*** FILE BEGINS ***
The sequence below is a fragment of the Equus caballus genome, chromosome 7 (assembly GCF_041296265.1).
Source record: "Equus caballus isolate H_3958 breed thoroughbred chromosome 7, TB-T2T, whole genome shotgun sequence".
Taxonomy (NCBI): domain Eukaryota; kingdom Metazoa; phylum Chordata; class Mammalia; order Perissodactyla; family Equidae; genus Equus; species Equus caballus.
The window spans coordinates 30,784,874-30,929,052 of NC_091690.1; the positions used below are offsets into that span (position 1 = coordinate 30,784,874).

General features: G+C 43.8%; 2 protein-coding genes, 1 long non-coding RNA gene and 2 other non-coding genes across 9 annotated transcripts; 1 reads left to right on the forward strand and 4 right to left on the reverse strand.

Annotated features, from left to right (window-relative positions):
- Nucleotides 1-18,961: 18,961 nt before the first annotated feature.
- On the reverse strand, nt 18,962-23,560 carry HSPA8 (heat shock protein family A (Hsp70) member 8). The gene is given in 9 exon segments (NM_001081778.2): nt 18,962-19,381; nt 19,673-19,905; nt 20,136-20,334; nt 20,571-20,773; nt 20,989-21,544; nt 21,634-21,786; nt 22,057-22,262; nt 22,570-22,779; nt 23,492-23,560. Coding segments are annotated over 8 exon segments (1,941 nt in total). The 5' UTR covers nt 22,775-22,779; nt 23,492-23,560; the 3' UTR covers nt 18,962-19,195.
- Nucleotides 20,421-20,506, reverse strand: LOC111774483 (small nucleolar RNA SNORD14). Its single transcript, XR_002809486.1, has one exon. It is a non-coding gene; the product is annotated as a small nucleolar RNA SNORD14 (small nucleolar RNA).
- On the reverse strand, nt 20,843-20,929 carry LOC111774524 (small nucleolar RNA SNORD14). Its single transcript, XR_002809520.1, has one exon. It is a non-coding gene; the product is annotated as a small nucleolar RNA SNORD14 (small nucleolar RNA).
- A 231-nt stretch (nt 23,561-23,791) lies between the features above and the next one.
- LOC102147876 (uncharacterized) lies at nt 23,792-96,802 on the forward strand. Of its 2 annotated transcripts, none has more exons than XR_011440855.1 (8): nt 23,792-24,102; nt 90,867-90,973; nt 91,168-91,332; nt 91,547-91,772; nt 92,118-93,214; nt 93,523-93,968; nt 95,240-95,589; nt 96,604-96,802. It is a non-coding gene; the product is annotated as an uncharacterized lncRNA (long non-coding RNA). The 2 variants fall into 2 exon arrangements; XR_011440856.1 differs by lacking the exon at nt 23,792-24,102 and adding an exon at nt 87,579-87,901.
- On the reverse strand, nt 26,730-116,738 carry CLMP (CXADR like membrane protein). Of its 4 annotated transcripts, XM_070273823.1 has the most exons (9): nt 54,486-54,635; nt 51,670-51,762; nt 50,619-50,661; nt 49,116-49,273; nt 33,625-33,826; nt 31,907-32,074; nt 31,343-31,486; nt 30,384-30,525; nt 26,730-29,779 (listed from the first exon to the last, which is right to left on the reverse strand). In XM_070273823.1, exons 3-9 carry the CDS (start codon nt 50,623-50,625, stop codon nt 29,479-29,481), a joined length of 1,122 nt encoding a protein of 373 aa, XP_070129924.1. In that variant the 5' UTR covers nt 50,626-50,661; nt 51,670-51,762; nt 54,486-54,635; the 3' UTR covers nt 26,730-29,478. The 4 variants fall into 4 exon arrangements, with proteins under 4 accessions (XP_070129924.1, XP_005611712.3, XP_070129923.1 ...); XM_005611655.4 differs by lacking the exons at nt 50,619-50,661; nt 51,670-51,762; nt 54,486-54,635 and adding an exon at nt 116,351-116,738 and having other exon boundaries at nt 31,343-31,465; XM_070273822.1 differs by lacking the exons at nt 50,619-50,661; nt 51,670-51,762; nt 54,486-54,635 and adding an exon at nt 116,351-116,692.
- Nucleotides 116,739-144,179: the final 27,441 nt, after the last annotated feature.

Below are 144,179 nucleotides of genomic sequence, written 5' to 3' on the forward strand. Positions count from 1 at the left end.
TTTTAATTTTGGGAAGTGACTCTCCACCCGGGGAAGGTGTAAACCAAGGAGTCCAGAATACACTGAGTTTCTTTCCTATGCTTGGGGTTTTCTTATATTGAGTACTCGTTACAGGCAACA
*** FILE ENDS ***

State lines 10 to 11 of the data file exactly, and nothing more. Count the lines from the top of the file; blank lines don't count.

- On the reverse strand, nt 20,843-20,929 carry LOC111774524 (small nucleolar RNA SNORD14). Its single transcript, XR_002809520.1, has one exon. It is a non-coding gene; the product is annotated as a small nucleolar RNA SNORD14 (small nucleolar RNA).
- A 231-nt stretch (nt 23,561-23,791) lies between the features above and the next one.